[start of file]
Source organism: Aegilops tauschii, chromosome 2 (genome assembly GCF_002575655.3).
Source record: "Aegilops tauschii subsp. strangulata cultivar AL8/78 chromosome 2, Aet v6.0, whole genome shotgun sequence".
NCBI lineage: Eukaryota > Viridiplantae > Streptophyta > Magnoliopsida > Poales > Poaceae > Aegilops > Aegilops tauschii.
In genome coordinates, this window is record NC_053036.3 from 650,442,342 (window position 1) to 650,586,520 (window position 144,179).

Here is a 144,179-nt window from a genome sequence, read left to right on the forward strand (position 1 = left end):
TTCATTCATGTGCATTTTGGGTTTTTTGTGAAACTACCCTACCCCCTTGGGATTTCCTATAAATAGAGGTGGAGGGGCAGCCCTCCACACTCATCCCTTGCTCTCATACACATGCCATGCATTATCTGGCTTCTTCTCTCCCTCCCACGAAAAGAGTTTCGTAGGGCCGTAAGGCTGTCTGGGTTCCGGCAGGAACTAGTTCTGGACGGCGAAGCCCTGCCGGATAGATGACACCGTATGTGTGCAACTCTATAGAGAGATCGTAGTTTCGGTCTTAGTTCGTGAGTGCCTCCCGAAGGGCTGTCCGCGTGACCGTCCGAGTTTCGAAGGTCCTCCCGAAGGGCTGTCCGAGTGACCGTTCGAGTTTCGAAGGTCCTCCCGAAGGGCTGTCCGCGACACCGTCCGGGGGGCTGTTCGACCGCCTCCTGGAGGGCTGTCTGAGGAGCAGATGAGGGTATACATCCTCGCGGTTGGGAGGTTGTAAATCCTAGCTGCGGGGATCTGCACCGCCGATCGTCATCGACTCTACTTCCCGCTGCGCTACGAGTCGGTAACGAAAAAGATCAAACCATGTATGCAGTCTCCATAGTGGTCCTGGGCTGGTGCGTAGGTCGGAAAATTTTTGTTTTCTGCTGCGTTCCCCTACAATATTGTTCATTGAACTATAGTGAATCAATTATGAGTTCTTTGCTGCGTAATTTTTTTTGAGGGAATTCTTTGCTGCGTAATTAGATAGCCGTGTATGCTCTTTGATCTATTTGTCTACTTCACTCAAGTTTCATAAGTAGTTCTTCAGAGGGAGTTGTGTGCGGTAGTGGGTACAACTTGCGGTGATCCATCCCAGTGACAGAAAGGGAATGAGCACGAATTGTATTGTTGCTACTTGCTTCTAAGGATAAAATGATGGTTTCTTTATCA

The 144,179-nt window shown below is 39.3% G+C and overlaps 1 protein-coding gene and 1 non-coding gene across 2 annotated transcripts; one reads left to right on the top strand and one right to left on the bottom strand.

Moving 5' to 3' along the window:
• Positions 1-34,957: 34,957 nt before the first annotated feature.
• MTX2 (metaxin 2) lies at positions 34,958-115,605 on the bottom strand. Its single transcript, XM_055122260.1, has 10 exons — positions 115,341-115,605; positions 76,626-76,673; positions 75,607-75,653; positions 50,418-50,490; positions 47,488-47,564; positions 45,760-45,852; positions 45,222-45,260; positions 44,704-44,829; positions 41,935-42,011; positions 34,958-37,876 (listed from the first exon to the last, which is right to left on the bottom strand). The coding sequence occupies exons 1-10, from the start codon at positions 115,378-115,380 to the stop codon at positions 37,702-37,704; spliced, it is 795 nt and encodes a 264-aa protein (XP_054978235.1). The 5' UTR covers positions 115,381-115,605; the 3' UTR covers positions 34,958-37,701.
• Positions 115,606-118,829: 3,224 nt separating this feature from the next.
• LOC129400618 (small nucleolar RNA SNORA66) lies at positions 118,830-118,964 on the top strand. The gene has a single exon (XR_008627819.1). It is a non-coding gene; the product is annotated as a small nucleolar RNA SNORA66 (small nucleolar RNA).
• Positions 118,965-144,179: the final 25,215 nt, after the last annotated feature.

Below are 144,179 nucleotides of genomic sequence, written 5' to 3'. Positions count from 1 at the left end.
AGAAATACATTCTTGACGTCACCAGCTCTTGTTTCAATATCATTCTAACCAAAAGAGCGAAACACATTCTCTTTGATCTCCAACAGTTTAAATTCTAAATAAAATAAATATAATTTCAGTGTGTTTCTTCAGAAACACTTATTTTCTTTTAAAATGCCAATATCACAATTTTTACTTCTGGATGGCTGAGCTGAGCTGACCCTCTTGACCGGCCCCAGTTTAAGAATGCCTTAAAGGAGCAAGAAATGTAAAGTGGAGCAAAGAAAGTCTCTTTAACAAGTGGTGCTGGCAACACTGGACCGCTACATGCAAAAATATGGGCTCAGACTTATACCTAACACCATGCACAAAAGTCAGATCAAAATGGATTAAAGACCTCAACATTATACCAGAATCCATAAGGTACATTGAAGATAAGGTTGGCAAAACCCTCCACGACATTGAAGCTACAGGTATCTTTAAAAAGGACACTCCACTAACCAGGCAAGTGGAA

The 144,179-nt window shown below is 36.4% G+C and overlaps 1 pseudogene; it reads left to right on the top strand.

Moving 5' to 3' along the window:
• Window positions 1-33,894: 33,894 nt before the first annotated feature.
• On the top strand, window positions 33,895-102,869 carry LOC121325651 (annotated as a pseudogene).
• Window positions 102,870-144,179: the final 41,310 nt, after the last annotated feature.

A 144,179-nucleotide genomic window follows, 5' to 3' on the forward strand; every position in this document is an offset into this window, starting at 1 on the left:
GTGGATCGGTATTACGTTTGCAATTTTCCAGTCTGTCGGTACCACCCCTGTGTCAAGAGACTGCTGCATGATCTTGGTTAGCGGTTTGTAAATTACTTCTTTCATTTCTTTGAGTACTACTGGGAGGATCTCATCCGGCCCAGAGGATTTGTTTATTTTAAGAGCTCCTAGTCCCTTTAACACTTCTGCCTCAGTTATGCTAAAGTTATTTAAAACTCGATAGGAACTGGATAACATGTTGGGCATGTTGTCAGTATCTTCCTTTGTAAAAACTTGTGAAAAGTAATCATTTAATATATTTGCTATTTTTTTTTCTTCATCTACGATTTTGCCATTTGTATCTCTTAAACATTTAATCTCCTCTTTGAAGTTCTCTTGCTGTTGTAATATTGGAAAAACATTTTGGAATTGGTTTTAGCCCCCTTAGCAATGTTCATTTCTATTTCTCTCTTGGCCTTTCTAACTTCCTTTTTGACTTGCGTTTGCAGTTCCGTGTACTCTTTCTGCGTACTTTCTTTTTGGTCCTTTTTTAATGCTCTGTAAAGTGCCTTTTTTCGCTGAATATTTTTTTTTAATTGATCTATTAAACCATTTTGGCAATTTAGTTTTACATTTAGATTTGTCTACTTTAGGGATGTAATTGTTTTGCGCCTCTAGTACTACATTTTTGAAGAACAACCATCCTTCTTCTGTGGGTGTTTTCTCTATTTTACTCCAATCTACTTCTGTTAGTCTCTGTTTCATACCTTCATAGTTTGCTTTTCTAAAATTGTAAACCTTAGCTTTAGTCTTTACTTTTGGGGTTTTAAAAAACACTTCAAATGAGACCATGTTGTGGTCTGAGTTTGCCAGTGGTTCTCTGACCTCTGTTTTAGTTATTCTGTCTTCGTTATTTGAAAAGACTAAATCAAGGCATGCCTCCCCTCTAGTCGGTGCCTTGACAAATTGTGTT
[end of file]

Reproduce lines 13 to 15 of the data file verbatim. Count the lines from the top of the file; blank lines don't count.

• Positions 118,965-144,179: the final 25,215 nt, after the last annotated feature.

Below are 144,179 nucleotides of genomic sequence, written 5' to 3'. Positions count from 1 at the left end.
AGAAATACATTCTTGACGTCACCAGCTCTTGTTTCAATATCATTCTAACCAAAAGAGCGAAACACATTCTCTTTGATCTCCAACAGTTTAAATTCTAAATAAAATAAATATAATTTCAGTGTGTTTCTTCAGAAACACTTATTTTCTTTTAAAATGCCAATATCACAATTTTTACTTCTGGATGGCTGAGCTGAGCTGACCCTCTTGACCGGCCCCAGTTTAAGAATGCCTTAAAGGAGCAAGAAATGTAAAGTGGAGCAAAGAAAGTCTCTTTAACAAGTGGTGCTGGCAACACTGGACCGCTACATGCAAAAATATGGGCTCAGACTTATACCTAACACCATGCACAAAAGTCAGATCAAAATGGATTAAAGACCTCAACATTATACCAGAATCCATAAGGTACATTGAAGATAAGGTTGGCAAAACCCTCCACGACATTGAAGCTACAGGTATCTTTAAAAAGGACACTCCACTAACCAGGCAAGTGGAA